Guest writer for Wake Up World
When I fell into a deep depression in 2010, I felt like I would never be able to escape it. Doctors made it seem that antidepressants and anxiety medications were my only options. That was it. I was left in the dark. I thought I had no other options and nowhere to turn, so I resorted to pharmaceuticals — which ultimately did not help.
Since then, I’ve travelled down a road of intense research and self-experimentation. I found solutions that weren’t conventional and mainstream, and I witnessed significant improvements in my mental health. I’ve learned many things along the way, and most importantly, I’ve learned that you don’t need drugs, the medical system or a doctor to overcome depression, anxiety and mental disturbance. What you need is to tap into the magnificent healing potential of your body — and, not surprisingly, nutrition plays a huge role in that healing process.
Nutrients have a powerful impact on mood and brain function. Our nervous system requires several dozen minerals, vitamins, fatty acids and amino acids to function properly. For more information on this fundamental point, I highly recommend you watch the TEDx Talk by Julia Rucklidge, Professor of Clinical Psychology in the Department of Psychology at the University of Canterbury. In her presentation, Dr. Rucklidge outlines the power of nutrition and supplements, and explores a range of scientific research showing the significant role that nutrition plays when it comes to mental health and illness.
(You can watch Dr. Rucklidge’s 17-minute Tedx Talk, below.)
The problem today is that, if you go to your doctor and suggest that a deficiency or imbalance of nutrients may be causing your depression and anxiety, they’ll likely laugh at you, then offer you a prescription. Although I didn’t know at the height of my depression, I now understand that many doctors don’t proactively keep up on new research outside their clinical practice, and therefore don’t understand the full range of mental health treatment options that have become available in recent years. The fact is, there are many better solutions, and the drugs that your doctors give you are not optimal treatments for mental health issues – far from it.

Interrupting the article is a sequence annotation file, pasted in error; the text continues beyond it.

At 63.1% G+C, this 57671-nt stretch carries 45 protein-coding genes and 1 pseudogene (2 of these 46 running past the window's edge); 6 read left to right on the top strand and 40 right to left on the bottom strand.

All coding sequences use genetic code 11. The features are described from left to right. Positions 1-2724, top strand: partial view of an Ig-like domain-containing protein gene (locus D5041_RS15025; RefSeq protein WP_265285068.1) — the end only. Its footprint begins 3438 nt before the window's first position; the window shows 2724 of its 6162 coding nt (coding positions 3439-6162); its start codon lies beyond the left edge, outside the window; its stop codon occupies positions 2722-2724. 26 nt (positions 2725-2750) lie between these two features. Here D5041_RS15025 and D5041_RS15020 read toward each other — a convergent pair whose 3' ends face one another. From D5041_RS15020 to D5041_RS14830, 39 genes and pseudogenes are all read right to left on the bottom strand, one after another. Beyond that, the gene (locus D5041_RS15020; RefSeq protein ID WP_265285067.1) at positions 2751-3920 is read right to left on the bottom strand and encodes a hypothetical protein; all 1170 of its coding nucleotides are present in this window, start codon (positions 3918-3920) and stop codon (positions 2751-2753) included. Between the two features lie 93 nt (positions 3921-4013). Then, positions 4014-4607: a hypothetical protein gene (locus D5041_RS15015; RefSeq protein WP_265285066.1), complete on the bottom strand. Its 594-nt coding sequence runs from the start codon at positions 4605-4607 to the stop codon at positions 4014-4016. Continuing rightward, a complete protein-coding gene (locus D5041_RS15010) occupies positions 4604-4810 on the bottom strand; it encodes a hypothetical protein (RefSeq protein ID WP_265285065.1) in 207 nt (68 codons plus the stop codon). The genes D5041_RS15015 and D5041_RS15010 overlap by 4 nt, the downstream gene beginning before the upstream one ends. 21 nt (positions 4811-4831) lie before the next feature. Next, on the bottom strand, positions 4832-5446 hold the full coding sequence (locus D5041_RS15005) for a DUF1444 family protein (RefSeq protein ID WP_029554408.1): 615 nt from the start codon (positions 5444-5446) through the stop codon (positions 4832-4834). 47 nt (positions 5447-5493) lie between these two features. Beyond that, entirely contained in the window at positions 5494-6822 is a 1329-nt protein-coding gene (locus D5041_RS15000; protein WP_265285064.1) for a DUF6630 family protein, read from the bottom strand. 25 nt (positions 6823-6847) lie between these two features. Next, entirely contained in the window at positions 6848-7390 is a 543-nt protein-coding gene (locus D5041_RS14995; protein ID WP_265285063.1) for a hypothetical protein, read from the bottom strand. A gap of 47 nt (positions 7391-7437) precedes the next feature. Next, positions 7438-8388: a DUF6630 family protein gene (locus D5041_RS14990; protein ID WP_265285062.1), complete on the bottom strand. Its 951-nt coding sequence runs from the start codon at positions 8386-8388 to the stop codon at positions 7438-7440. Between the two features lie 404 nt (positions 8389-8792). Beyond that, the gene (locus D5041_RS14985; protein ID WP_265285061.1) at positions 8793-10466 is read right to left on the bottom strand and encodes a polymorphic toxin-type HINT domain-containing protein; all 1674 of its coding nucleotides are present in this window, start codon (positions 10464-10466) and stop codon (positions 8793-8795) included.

Steve Taylor Ph.D, senior lecturer in Psychology at Leeds Metropolitan University, UK, summarized the problem in his article, Chemical Lobotomy: The Mad Mass Prescription of Psychotropic Drugs:
Although the American Psychological Association states that anti-depressants are “not habit-forming”, a 2012 survey by the Royal College of Psychiatrists in the UK showed that 63% of people who came off antidepressants reported withdrawal symptoms, with anxiety the most common. One problem here is that withdrawal symptoms are often interpreted as a “relapse” and used as a justification for continuing treatment, which continues indefinitely. The most unfortunate aspect of this is that research has shown that… the average natural duration of “major depressive episodes” without [medical] treatment was just three months . This means that, absurdly and tragically, millions of people are being treated for a condition which wouldn’t exist if they weren’t taking treatment for it… In line with this, a 2015 study in the Journal of Clinical Psychiatry found that 69% of US citizens on anti-depressants had never met the criteria for depression and should never have been prescribed them in the first place.